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Manchester.
I purchased these badges back when I thought my memory would be infallible for ever I’d never have to commit anything to writing, consequently this won’t be a very detailed description of my visit to The Lowry, but these souvenirs do bring back memories.

I arrived at Salford Quays on the tram, which was a first, despite being a regular visitor to Manchester. The trams were something of a mystery to me up to that point, so it was very exciting to see Manchester from a relatively comfortable seat, letting the tram take the strain rather!

I remember Salford looking very new and having something of a buzz about it. The Imperial War Museum’s newest branch, The Imperial War Museum North, in a shiny me building designed by architect Daniel Libeskind had recent opened opposite The Quays in Stratford for example and The Lowry had only been open two years at this point.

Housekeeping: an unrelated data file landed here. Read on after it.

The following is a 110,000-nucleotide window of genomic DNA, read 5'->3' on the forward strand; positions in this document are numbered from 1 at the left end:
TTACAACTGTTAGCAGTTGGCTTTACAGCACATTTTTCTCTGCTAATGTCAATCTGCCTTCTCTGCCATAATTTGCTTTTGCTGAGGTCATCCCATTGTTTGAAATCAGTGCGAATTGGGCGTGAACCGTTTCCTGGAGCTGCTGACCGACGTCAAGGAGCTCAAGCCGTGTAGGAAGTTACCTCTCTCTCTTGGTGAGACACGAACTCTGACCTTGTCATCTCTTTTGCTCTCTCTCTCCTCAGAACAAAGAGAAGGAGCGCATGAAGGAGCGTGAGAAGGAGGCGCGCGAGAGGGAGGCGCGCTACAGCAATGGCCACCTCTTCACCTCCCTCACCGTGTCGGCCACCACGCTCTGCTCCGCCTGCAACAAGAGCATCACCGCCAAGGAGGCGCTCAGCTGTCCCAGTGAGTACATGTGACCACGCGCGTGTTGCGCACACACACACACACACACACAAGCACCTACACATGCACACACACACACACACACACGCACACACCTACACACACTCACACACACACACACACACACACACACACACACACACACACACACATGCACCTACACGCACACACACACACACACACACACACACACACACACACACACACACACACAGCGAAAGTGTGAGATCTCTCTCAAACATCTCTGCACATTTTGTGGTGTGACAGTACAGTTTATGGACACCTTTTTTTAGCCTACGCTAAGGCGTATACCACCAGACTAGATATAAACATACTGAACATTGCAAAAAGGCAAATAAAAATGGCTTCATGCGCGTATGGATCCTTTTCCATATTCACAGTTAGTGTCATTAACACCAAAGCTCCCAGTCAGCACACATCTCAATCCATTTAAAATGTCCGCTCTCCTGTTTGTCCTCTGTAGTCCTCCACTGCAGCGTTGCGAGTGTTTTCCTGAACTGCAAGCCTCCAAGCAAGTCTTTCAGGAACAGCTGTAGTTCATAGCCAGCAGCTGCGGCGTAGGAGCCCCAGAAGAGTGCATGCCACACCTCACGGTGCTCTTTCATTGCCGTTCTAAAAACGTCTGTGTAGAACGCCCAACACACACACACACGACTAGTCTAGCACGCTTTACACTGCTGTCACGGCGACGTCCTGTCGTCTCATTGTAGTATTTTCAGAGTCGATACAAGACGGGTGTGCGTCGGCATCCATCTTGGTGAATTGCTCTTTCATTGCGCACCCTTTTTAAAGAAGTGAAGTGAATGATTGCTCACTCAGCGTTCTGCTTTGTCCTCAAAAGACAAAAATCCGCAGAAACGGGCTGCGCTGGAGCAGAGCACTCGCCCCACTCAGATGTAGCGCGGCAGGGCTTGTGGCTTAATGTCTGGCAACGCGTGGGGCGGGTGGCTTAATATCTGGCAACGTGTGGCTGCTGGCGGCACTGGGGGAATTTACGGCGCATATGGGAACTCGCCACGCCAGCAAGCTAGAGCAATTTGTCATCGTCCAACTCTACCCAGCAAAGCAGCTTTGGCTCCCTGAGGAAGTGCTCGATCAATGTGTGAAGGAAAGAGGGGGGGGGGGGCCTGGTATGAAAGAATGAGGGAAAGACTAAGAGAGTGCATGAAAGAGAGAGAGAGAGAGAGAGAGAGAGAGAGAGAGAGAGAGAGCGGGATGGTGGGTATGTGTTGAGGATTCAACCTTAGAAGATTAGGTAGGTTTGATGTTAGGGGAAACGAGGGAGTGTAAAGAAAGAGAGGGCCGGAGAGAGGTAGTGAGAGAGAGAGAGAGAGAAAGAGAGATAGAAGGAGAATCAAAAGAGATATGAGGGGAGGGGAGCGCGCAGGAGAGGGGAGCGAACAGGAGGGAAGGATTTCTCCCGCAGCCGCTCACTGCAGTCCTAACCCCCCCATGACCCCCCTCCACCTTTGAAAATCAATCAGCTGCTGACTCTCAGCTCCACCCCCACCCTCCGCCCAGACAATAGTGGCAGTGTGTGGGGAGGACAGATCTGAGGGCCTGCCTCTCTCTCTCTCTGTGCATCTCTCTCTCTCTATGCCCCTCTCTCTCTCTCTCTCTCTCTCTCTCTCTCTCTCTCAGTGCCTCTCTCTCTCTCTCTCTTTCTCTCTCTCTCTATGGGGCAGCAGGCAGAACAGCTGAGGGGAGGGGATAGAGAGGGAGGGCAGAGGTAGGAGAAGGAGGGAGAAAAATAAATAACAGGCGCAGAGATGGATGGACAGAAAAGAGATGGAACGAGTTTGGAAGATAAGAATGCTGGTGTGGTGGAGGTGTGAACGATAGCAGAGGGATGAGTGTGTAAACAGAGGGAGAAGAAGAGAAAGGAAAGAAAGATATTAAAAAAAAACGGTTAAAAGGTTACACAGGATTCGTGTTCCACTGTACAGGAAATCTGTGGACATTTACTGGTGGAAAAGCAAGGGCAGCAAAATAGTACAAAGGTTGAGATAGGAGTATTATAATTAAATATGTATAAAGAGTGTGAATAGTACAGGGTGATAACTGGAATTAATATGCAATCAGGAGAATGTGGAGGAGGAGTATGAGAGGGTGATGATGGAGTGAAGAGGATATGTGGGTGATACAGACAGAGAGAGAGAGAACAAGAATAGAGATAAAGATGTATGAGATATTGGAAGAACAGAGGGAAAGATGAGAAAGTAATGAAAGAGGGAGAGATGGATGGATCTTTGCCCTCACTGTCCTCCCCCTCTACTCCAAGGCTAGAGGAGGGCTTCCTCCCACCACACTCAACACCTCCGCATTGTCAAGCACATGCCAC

Most importantly, it reminds me of the works of LS Lowry, although time has left me with only a general impression of the gallery. The matchstick men plodding across urban, industrial, landscapes are there, but I also recall the landscapes, seascapes and portraits that I hadn’t seen before; his 1936 landscape “A Landmark” was a particular revelation. I seem to recall finding his 1949 work “The Cripples” rather distressing at the time, but I have subsequently come to view it as quite a striking portrayal of people who have traditionally been under-represented in art, but that’s youth for you. When I was seventeen it was relatively easy to see myself plodding across across some of Lowry’s other works, but it would take me another decade to see “The Cripples” in a different light.

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